Okay. So I was drunk at 7:00 AM when I got onto the kitchen floor that first day of work at the St. Regis. Actually we got onto the floor at 7:30. Raul, the head vegetable man and union representative, took me around and introduced me to everyone working at the time. Julio, a Peruvian Indian, was a pantry man along with Logart, Isaac Logart, who had been a Cuban middleweight boxer until he jumped the Cuban Olympic Team truck and defected in the 1950s.  Logart was the number one ranked middleweight fighter in the world, but he never got a title shot because, as he told it, he wouldn’t take a dive. André was the Chef Garde Manger, and his sidekick’s name was John. They were from Bretagne. André was quite a chef. He worked at the White House sometimes since his friend was the Chef Garde Manger there and when they needed extra help or had something really, really special, André was called upon. Serge was André’s cousin, a bit of a screw up but a happy-go-lucky guy who could do the work when he was so inclined, which was mostly never. He probably would not have had a job if not for his cousin.

On the hot side was Jimmy, the broiler cook. He was Chinese but he spoke Spanish and he was the cousin of the banquet chef. Jimmy bought the beers from the cooks who didn’t drink at three for fifty cents and sold them at a quarter apiece. From Jimmy I learned that if you had a bucket full of beers in water and ice and dumped in a whole load of salt, the beers got cold almost immediately because the salt formed a crust on the top and whatever chemical thing happened, that was the result.  By union contract, the cooks got 3 cans of beer a day and the chefs got 3 bottles of beer a day.

Next to Jimmy was Mario, the fry cook. He was Mexican. Down passed Mario was Miguel, also Mexican, the saucier, whose station I was to work on, and next to Miguel was Raymond, the soup and fish cook. Miguel always sent me away when it came time to season any food he was making. From Miguel I learned how not to be a teacher.

The vegetable station, mainly a big stainless steel table on which were many cutting boards, was situated beyond the fish station and right in front of the stock pots. Raul and his bandits stood here and cut all the vegetables for the day. Just passed this table was a partial wall and beyond it was the pot washer station. Tarzan worked there; he was built like an ape and was the six-for-five man and numbers game owner.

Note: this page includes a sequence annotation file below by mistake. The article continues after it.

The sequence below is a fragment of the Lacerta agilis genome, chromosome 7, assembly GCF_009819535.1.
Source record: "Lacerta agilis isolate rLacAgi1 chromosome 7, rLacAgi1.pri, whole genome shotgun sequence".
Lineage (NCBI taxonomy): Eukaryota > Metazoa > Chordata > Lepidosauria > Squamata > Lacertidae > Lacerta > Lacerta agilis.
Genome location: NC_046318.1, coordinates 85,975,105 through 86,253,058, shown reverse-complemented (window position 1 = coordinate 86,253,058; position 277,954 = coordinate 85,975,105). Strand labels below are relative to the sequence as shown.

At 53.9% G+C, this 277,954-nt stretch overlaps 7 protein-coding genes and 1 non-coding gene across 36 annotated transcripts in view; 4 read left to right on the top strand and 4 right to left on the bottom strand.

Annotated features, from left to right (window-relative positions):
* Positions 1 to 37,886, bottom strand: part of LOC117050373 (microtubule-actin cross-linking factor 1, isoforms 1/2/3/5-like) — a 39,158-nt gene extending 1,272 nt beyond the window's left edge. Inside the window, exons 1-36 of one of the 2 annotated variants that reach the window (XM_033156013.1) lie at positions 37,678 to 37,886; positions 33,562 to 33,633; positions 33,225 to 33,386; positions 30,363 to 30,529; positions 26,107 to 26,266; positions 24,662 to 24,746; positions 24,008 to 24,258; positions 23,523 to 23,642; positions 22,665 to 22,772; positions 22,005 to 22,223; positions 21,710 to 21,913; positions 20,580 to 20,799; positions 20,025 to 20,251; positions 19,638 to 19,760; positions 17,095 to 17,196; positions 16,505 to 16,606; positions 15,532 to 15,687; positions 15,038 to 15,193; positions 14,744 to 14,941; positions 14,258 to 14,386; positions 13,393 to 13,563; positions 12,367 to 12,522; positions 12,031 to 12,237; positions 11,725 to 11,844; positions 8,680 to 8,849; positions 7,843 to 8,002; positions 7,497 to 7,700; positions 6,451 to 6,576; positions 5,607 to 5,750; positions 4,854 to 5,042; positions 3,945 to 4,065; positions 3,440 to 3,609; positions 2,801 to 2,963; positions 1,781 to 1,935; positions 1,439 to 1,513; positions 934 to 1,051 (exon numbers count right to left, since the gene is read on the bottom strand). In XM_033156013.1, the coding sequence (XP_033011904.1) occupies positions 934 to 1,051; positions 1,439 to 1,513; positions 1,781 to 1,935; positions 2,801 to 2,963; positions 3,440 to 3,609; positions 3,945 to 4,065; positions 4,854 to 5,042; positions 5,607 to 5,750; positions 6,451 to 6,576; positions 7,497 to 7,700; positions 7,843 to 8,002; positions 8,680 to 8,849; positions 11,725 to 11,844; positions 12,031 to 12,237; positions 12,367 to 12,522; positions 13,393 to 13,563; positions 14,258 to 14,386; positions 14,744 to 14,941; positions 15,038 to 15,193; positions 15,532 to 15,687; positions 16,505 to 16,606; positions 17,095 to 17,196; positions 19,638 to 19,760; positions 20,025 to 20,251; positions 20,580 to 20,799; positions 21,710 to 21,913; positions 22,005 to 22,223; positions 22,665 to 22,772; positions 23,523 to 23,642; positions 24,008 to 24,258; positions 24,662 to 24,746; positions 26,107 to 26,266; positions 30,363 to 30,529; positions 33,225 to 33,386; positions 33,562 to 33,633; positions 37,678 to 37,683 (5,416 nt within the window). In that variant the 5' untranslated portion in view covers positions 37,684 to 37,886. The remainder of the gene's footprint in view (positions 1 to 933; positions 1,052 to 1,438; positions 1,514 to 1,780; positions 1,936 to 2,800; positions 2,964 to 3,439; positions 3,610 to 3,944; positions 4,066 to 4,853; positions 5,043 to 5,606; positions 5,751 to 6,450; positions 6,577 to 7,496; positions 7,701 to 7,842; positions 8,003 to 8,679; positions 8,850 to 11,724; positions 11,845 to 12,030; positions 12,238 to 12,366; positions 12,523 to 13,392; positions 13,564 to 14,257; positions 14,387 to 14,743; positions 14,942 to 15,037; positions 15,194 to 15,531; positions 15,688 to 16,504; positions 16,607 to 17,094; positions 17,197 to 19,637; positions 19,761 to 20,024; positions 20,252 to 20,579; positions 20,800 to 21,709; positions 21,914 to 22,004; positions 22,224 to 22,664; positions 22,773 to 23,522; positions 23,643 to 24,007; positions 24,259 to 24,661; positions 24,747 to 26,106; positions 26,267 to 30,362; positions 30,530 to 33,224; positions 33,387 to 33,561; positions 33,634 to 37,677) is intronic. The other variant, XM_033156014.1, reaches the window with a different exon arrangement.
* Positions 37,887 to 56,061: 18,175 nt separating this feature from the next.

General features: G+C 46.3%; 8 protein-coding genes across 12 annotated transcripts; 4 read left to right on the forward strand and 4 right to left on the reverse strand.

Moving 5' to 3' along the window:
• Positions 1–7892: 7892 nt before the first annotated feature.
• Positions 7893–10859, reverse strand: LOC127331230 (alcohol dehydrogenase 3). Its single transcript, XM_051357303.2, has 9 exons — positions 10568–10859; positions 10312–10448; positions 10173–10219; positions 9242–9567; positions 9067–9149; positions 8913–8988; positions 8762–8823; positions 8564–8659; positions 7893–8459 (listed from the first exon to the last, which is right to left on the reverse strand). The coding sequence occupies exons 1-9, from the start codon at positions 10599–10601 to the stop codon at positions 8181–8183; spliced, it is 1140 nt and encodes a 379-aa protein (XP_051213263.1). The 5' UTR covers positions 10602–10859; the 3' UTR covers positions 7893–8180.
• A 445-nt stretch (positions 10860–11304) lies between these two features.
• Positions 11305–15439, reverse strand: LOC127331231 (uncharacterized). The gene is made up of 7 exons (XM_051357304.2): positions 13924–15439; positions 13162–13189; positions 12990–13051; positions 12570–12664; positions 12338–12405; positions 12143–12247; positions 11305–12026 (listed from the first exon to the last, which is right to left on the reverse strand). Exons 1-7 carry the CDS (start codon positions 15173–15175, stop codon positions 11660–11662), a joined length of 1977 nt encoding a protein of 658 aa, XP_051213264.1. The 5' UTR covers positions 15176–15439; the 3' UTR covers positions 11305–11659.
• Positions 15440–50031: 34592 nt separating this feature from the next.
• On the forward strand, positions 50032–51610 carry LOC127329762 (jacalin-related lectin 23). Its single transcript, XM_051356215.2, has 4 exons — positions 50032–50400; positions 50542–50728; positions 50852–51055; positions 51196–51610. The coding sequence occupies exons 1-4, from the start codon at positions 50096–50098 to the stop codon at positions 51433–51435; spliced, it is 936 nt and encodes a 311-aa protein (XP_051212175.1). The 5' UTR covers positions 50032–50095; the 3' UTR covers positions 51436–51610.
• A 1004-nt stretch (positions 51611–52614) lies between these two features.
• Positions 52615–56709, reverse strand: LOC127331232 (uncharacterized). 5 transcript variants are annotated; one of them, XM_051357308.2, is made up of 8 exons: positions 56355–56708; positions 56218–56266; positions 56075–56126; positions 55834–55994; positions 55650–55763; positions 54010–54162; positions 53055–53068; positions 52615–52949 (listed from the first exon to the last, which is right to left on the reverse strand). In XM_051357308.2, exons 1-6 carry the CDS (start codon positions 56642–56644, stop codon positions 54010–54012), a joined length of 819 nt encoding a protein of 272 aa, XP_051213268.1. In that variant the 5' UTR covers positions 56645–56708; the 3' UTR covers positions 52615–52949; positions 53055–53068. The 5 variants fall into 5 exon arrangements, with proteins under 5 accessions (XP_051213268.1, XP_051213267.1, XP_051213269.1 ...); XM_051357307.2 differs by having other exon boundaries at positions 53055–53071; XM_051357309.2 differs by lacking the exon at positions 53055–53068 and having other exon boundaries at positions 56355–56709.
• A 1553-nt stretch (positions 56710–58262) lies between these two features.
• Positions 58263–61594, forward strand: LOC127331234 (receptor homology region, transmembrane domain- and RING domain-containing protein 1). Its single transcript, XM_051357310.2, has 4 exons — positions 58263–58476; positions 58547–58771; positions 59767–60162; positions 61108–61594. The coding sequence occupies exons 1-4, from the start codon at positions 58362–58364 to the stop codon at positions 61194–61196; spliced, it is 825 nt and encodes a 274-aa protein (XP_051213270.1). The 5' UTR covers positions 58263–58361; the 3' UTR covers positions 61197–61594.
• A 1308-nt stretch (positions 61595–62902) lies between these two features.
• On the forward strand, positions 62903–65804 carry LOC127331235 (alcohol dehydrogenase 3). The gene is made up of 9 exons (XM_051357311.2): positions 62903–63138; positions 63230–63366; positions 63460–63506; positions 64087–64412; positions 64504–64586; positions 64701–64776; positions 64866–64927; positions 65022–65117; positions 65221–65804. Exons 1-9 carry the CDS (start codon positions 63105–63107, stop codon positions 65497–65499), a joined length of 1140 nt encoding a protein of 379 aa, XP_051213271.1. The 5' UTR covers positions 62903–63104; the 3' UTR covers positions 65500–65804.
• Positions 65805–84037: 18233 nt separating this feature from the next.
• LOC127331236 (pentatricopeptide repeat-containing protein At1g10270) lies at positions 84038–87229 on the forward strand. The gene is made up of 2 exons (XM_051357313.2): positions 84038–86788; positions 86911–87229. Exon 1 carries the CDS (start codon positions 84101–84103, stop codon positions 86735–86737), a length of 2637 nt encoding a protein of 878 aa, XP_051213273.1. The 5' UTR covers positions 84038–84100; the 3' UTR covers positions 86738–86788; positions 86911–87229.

Right passed the cold food station you made a hard left into the bakery. This was Arturo’s domain. He was a true pastry chef. He was Italian but his pastry man was French. For the life of me, I can’t remember his name, but I can recall his face when I think about it. They made everything you could possibly imagine in pastries and cookies and pies and cakes, everything. Arturo decorated the grandiose wedding cakes made for kings and the super rich who could afford to have their affairs in this hotel, and they would do anything special that anyone wanted, so if a guest wanted a special cake made exactly like a Yankee hat, they would do it.  Arturo was another union delegate.

Dominic worked in this station too. He was a baker. He made all the breads, rolls, muffins, brioche and croissants.  Everything was made in-house, from mayonnaise on up. At one point in my tenure there, Dominic’s shift was changed to evenings and at about 11:00 PM each night the first trays of fresh croissants came out of the oven. Francisco, the night Garde Manger, and I would drink an espresso and pick the exact croissants we wanted to eat. Nothing in any kitchen I’ve ever worked in was more exquisite than this.

This was the day crew of the kitchen proper on my first day there. Underneath the kitchen was the butcher shop and the dishwasher station and a whole labyrinth of storerooms and walk-in ice boxes and freezers. Raymond was the butcher. I know the name repeats, but that’s how it was in real life. The Executive Chef, André Rene, hunted and he would bring the deer he killed to the hotel where Raymond butchered them. All hunting season we served venison, and when I became saucier, which is the first cook, I was responsible for making the currant sauce and the pepper sauce and ragout we served .


The cold food side spoke French and Spanish. The hot food side spoke Spanish. Orders were called in Spanish by the floor chefs. The menus were in French, although they had a Russian Room too. No English was spoken. The cooking bibles were  Escoffier and Repertoire de la Cuisine, and the latter one didn’t contain amounts. If you needed a recipe, Repertoire only listed the ingredients; it assumed that the people using it already knew how to cook and only needed to refresh their memory.